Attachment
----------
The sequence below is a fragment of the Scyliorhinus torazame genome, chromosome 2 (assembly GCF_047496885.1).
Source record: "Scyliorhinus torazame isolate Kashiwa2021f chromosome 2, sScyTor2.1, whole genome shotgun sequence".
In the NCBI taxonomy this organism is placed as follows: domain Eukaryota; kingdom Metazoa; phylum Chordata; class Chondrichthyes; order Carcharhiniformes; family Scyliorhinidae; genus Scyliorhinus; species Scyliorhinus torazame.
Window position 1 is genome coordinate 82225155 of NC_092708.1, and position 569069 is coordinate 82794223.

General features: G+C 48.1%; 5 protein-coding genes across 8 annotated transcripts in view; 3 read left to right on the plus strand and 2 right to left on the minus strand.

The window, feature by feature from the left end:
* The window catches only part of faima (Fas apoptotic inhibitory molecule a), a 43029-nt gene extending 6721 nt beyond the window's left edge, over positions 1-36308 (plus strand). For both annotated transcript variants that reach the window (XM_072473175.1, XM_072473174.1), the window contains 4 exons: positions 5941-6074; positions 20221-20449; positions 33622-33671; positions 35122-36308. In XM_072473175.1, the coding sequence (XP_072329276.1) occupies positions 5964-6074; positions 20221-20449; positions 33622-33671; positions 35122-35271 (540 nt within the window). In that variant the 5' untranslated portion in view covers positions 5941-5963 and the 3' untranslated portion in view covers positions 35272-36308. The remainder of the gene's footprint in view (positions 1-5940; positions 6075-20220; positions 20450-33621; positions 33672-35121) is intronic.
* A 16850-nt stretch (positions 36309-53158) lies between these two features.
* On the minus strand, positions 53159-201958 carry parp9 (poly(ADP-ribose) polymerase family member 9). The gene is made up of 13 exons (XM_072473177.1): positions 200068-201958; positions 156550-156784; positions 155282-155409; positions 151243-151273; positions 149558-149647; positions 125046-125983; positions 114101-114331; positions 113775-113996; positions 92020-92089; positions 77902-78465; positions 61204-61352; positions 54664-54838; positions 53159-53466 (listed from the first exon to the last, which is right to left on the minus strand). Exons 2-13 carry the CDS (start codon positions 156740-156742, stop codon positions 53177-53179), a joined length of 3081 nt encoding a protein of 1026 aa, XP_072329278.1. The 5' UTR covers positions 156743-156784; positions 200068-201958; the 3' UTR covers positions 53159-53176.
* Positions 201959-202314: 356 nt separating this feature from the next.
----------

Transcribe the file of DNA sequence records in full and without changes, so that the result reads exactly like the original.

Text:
The sequence below is a fragment of the Scyliorhinus torazame genome, chromosome 2 (assembly GCF_047496885.1).
Source record: "Scyliorhinus torazame isolate Kashiwa2021f chromosome 2, sScyTor2.1, whole genome shotgun sequence".
In the NCBI taxonomy this organism is placed as follows: domain Eukaryota; kingdom Metazoa; phylum Chordata; class Chondrichthyes; order Carcharhiniformes; family Scyliorhinidae; genus Scyliorhinus; species Scyliorhinus torazame.
Window position 1 is genome coordinate 82225155 of NC_092708.1, and position 569069 is coordinate 82794223.

General features: G+C 48.1%; 5 protein-coding genes across 8 annotated transcripts in view; 3 read left to right on the plus strand and 2 right to left on the minus strand.

The window, feature by feature from the left end:
* The window catches only part of faima (Fas apoptotic inhibitory molecule a), a 43029-nt gene extending 6721 nt beyond the window's left edge, over positions 1-36308 (plus strand). For both annotated transcript variants that reach the window (XM_072473175.1, XM_072473174.1), the window contains 4 exons: positions 5941-6074; positions 20221-20449; positions 33622-33671; positions 35122-36308. In XM_072473175.1, the coding sequence (XP_072329276.1) occupies positions 5964-6074; positions 20221-20449; positions 33622-33671; positions 35122-35271 (540 nt within the window). In that variant the 5' untranslated portion in view covers positions 5941-5963 and the 3' untranslated portion in view covers positions 35272-36308. The remainder of the gene's footprint in view (positions 1-5940; positions 6075-20220; positions 20450-33621; positions 33672-35121) is intronic.
* A 16850-nt stretch (positions 36309-53158) lies between these two features.
* On the minus strand, positions 53159-201958 carry parp9 (poly(ADP-ribose) polymerase family member 9). The gene is made up of 13 exons (XM_072473177.1): positions 200068-201958; positions 156550-156784; positions 155282-155409; positions 151243-151273; positions 149558-149647; positions 125046-125983; positions 114101-114331; positions 113775-113996; positions 92020-92089; positions 77902-78465; positions 61204-61352; positions 54664-54838; positions 53159-53466 (listed from the first exon to the last, which is right to left on the minus strand). Exons 2-13 carry the CDS (start codon positions 156740-156742, stop codon positions 53177-53179), a joined length of 3081 nt encoding a protein of 1026 aa, XP_072329278.1. The 5' UTR covers positions 156743-156784; positions 200068-201958; the 3' UTR covers positions 53159-53176.
* Positions 201959-202314: 356 nt separating this feature from the next.